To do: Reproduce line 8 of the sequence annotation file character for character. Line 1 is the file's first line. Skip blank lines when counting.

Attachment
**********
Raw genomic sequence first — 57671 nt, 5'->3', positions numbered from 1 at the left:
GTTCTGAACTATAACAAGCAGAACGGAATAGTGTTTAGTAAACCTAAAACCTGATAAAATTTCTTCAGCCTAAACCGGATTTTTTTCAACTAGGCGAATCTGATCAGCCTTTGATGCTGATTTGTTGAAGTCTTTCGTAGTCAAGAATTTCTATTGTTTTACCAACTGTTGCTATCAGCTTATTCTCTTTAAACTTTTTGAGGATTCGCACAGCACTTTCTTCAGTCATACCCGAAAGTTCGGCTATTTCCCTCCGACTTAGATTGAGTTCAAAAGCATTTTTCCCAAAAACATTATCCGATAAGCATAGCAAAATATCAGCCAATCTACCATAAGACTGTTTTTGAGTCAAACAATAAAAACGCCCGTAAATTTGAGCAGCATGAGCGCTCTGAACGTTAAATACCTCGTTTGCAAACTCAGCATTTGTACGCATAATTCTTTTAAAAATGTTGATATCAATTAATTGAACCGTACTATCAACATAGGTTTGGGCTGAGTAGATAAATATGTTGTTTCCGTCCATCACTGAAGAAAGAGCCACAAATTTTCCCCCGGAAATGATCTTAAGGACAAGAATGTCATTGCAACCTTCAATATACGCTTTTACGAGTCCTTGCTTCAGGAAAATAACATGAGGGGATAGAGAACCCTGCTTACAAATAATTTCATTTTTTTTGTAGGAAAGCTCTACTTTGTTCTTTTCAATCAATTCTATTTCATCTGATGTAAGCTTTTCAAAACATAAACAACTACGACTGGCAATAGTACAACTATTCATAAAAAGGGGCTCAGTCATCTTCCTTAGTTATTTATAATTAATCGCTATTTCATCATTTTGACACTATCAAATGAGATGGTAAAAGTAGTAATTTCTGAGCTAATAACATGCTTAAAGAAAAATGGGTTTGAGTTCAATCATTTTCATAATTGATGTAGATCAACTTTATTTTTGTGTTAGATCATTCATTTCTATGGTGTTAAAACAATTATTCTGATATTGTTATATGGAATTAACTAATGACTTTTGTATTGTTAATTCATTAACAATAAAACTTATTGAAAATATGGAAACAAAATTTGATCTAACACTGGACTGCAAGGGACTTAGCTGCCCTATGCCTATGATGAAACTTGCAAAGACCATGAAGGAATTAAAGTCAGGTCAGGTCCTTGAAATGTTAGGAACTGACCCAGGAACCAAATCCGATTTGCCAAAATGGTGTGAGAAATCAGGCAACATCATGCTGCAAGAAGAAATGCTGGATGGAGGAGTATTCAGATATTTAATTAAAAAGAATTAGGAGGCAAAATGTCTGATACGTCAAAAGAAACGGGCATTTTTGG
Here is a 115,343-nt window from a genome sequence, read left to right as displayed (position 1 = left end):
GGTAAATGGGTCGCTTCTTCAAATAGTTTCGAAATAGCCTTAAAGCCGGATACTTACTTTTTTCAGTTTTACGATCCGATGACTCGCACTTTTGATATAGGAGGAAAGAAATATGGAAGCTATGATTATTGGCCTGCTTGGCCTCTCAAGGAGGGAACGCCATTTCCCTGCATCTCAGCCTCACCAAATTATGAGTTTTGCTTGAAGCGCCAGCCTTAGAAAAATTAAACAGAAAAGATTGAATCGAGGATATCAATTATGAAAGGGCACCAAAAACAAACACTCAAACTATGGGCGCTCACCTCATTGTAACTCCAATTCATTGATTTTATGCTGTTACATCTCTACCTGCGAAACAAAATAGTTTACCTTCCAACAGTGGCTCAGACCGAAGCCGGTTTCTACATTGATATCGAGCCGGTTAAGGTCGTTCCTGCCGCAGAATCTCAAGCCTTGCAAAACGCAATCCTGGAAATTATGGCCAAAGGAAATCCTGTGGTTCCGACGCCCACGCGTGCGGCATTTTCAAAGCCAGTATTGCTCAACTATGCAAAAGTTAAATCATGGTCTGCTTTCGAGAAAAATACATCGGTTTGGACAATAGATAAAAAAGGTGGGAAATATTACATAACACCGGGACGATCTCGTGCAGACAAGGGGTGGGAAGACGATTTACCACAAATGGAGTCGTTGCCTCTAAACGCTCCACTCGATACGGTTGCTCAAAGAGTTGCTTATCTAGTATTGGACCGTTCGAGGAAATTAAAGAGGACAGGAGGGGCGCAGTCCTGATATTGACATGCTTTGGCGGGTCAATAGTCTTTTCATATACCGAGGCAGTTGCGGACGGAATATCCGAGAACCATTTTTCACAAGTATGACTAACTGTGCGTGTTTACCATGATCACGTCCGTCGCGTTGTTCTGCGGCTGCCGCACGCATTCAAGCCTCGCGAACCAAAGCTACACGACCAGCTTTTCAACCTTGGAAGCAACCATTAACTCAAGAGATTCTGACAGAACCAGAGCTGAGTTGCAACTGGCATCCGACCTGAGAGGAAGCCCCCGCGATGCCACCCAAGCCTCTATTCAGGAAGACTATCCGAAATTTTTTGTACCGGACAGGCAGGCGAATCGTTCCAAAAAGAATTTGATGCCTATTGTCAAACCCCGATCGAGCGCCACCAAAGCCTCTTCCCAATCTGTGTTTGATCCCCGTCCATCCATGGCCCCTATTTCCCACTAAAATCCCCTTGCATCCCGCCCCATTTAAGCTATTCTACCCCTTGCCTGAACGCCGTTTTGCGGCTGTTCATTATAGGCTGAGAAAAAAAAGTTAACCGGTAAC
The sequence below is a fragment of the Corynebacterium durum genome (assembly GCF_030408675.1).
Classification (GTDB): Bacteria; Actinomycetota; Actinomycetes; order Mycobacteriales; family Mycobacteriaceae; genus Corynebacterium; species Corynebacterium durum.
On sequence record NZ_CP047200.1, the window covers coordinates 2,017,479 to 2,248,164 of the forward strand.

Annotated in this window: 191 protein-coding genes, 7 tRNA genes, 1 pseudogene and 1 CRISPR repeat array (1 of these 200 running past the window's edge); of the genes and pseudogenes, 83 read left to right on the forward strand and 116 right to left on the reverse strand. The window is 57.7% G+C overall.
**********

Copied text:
Annotated in this window: 191 protein-coding genes, 7 tRNA genes, 1 pseudogene and 1 CRISPR repeat array (1 of these 200 running past the window's edge); of the genes and pseudogenes, 83 read left to right on the forward strand and 116 right to left on the reverse strand. The window is 57.7% G+C overall.